Current commitments on greenhouse gas emissions run out in 2020, so at Paris governments are expected to produce an agreement on what happens for the decade after that at least, and potentially beyond.
Why is this important?
Scientists have warned that if greenhouse gas emissions continue to rise, we will pass the threshold beyond which…
The Caribbean Community Climate Change Centre is hereby accepting expressions of interest to make a presentation at the Caribbean Pavilion at the UNFCCC COP21 being held in Paris, France during the period: Monday 30th November to Friday 11th December 2015.
This journal contains 379 pages and presents articles on topics such as climate change risks and water management; future water stress; modelling regional impacts and water resources; peak discharge estimation; surface soil water content; hydrological trends; salt intrusion model in Malaysia; water yield effects; land surface temperature; index-flood model; sediment transfer; artificial recharge by floodwater and transient phreatic surface mound.
Also contained in this journal is a book review for Introduction to Physical Hydrology by Martin R. Hendriks, 2010; Oxford University Press
This journal presents articles and case studies on a wide variety of topics which include bias compensation in flood frequency; hydrograph evaluation; catchment behaviour, rainfall selection and flash flood; data series interpolation; runoff of climate change; runoff and water temperature; global hdrological models; current trends in climate parameters; curve number adjustment; modelling climate and land-use; sewer overflow; groundwater depletion; water balance; source identification and water storage.
This journal contains a special issue of Evaluating Water Resources with SWAT, as well as, articles and case studies on topics such as advances in water resources assessment; spatial-analysis of SWAT; modelling spatial distribution; agricultural management and SWAT model; SWAT sub-field investigation; surface water-groundwater model; climate change impacts; water inflow and a coastal lagoon; calibrated parameter sets; flood peaks and volumes; seasonal climate patterns; continuous streamflow simulation; monitoring acidic water; parameter uncertainty and sensitivity analysis; new fuzzy linear regression; predicting daily pan evaporation; saturated hydraulic conductivity and LISEM and seasonal and inter-annual variability.
This journal contains a special issue on “Modelling Temporally-variable Catchments”, as well as, articles and case studies on various topics which include hydrological models and changing conditions; hydrological models and changing catchments; comparative assessment of AWBM and SimHyd; hydrological impact and forest fire; wildfire impact and runoff; ECOMAG model; temporal variability and catchment response; HBV model and parametric uncertainty; model performance and parameter variability; current runoff variations; bushfire and climate variability; kinematic wave-based hydrological model; COSERO precipitation-runoff model; graphical tools and catchment behaviour; parameter transferability and changing climate; flood estimation and hydrological modelling and temporally-variable catchments.
For those of you interested in taking a closer look at our new journal acquisitions, please feel free to email me or drop by my desk. 🙂
Please be reminded that articles are also available at Taylor and Francis Online, till December 31 2015 for which you would require a username and password which I would provide you with.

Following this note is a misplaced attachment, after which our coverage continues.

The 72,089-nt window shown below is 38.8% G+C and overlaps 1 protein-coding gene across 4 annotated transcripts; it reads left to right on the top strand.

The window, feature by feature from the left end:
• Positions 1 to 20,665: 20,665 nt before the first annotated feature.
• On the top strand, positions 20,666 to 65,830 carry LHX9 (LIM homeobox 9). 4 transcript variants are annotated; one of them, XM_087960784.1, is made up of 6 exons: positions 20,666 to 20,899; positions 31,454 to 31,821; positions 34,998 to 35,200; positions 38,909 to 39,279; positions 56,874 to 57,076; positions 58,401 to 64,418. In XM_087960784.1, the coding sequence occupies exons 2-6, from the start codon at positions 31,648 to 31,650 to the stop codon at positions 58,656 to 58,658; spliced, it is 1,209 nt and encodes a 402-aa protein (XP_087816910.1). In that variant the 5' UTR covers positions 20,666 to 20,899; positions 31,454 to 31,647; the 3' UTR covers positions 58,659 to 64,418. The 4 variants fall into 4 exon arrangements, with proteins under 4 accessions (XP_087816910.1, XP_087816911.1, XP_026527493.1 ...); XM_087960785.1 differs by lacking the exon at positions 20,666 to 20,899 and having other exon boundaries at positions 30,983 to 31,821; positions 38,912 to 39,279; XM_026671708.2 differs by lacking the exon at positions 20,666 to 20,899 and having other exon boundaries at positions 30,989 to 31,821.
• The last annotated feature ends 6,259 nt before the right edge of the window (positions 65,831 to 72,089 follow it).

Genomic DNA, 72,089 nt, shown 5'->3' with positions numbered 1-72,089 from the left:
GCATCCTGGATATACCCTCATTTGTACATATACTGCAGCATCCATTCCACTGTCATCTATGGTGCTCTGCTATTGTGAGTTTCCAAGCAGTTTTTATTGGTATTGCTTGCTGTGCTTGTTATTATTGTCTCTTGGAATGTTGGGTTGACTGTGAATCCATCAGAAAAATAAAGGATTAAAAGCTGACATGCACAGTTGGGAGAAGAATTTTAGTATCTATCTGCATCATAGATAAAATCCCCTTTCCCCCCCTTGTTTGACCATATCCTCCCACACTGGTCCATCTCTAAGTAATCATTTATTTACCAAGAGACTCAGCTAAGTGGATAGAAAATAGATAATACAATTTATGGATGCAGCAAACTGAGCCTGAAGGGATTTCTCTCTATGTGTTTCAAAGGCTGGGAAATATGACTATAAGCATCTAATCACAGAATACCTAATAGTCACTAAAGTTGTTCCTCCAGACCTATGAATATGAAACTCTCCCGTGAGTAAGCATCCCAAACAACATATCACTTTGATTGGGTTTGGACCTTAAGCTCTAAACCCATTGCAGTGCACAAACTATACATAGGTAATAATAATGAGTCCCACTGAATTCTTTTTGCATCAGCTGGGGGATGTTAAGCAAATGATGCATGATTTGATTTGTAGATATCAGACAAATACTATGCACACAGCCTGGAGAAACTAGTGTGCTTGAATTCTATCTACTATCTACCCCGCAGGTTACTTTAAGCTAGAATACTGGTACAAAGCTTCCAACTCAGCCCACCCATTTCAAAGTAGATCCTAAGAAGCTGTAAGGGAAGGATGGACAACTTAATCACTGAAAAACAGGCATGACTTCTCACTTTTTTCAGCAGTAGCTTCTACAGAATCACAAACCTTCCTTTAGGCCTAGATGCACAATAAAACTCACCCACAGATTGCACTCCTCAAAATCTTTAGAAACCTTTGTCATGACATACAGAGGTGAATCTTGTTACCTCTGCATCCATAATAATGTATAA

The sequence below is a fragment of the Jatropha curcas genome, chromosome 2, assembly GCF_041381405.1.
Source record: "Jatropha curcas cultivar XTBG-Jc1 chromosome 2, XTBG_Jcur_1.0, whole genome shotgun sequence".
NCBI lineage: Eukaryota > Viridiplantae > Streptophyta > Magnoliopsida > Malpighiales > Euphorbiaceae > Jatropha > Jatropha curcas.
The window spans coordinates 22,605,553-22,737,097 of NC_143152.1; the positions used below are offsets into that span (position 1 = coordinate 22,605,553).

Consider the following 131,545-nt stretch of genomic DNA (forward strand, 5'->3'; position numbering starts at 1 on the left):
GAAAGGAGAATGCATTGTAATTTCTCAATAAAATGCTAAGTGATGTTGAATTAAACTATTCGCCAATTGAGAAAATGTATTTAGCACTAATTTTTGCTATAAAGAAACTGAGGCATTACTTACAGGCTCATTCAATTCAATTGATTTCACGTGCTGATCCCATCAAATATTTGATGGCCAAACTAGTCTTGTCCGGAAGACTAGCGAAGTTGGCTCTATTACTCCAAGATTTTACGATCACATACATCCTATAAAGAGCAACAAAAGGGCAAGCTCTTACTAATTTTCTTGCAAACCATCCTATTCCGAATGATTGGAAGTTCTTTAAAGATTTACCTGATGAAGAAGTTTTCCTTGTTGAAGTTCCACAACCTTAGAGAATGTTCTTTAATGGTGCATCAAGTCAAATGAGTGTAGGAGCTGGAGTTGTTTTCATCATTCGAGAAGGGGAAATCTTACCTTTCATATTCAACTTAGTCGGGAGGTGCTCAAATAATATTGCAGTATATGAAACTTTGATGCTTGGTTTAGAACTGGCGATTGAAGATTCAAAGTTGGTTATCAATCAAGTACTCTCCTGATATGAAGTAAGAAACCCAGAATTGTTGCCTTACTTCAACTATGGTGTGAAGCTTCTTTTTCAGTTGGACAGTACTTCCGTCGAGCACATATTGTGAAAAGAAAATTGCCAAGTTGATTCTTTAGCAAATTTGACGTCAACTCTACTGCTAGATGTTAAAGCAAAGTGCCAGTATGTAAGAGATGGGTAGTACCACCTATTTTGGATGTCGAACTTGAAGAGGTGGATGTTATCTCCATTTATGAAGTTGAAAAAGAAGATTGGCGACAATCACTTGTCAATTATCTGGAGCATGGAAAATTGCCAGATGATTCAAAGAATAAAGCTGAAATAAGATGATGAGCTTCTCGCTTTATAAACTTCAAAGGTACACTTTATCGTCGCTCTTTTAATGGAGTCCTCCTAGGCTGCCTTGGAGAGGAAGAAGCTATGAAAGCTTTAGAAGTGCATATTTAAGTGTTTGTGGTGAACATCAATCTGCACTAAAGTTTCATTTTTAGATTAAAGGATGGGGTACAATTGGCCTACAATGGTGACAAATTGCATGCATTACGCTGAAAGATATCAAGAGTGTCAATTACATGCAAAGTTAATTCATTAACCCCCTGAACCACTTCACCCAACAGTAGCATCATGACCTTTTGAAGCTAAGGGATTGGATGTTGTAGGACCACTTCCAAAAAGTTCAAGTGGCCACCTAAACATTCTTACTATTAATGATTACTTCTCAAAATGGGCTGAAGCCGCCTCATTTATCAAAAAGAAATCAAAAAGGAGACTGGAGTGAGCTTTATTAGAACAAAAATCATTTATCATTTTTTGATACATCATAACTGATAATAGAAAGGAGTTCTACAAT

I am happy to announce that the financial department has finally paid our journal subscription to the Hydrological Sciences Journal. Does anyone else feel like doing a happy dance? Oh well, I am doing mine now, in my head though. 🙂
This subscription would be for print journals, together with online access. Although, our subscription period is for January 1 2015 – December 31, 2015, our online access would be expiring on the December 31, 2015.
All articles that would be available would be highlighted free access in green, while payment would have to be made to acquire those that we do not have access to.
In order to access articles you can simply use the search term Hydrological Sciences Journal and all data for 2015 would be accessible. Due to our late payment, I must remind you that such access, is only available till the end of the year, i.e. December 31, 2015, so please take the opportunity to access the relevant information in the time we have left.
In order to get the username and password, please email me for details or visit me at my desk for a demonstration, in terms of accessing the online portal.
Thank you so much for your patience and do enjoy. 🙂
A perfect example to show that data is very important to alleviating environmental impacts, which was discussed as a possibility in a previous post. In this instance, data is looked at in terms of marine resources and coastal management.
Mark Archibald of Antigua and Barbuda Fisheries Division collects data during a dive in The Narrows
Eastern Caribbean representatives at the ECMMAN data monitoring workshop in Nevis
People have the power to improve our ocean resources. Understanding the current health of these resources and the needs of those who use them is the first step toward making decisions that protect them for the future.
Last week in St. Kitts and Nevis, marine biologists, fisheries officers, scientists and natural resource managers from the Eastern Caribbean attended a workshop on marine, socio-economic and management effectiveness data collection methods. Representatives contributed to drafts of their country’s first ever Coral Reef Report Card, which will guide an understanding of the overall health of marine areas and help leaders develop strategies to protect them.